Finally, the impact of increased traffic in this area, combined with the arrival of the light rail, is still an unknown. The intersection at 4th and Lincoln and the Freeway interchanges are already reduced to a crawl during peak hour traffic. Train delays along with the already approved development will create additional bottlenecks and could overwhelm our streets’ capacity. For these reasons and others, it is prudent for downtown development to be approached with moderation and forethought so that we live within our financial, ecological and functional abilities. There is a risk that we may have to “write off” the downtown area if it were to become, as proposed, a dumping ground for unbridled development and traffic. The downtown is the area that should embody our core values, not denigrate them. If we are to remain the relaxed beachfront town we are today, these principles should be celebrated and preserved at every opportunity.

The City is working to get the Downtown Specific Plan approved by June. It is still in the processing stages with the next Planning Commission Meeting on November 18. Citizen participation during the next seven months is crucial. Please make yourselves heard by attending the meetings or writing to the City Council members. There is too much at stake. If Santa Monica does move forward with the currently proposed Downtown Plan, it will be too late and our beach town will never be the same again.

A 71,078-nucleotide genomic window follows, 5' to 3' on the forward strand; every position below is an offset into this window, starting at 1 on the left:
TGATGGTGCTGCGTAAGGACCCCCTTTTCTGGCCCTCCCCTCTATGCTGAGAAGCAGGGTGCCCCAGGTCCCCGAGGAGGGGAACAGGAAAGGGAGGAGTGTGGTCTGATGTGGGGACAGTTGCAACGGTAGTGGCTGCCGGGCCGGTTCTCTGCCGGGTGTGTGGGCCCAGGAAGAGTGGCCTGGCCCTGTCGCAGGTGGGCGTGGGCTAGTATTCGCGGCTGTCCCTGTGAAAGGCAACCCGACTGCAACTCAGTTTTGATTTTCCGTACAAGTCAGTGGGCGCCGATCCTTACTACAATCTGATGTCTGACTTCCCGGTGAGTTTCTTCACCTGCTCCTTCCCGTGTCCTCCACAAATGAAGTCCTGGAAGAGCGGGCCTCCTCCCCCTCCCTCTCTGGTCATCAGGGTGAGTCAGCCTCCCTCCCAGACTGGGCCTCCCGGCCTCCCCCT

Santa Monica Architects for a Responsible Tomorrow

Ron Goldman FAIA, Thane Roberts AIA, Mario Fonda-Bonardi AIA, Bob Taylor AIA, Dan Jansenson Architect, Sam Tolkin Architect, Armen Melkonians Civil & Environmental Engineer, Phil Brock Chair, Recreation & Parks Commission. SMa.r.t. is a group of Santa Monica Architects concerned about the city’s future. For previous articles, please see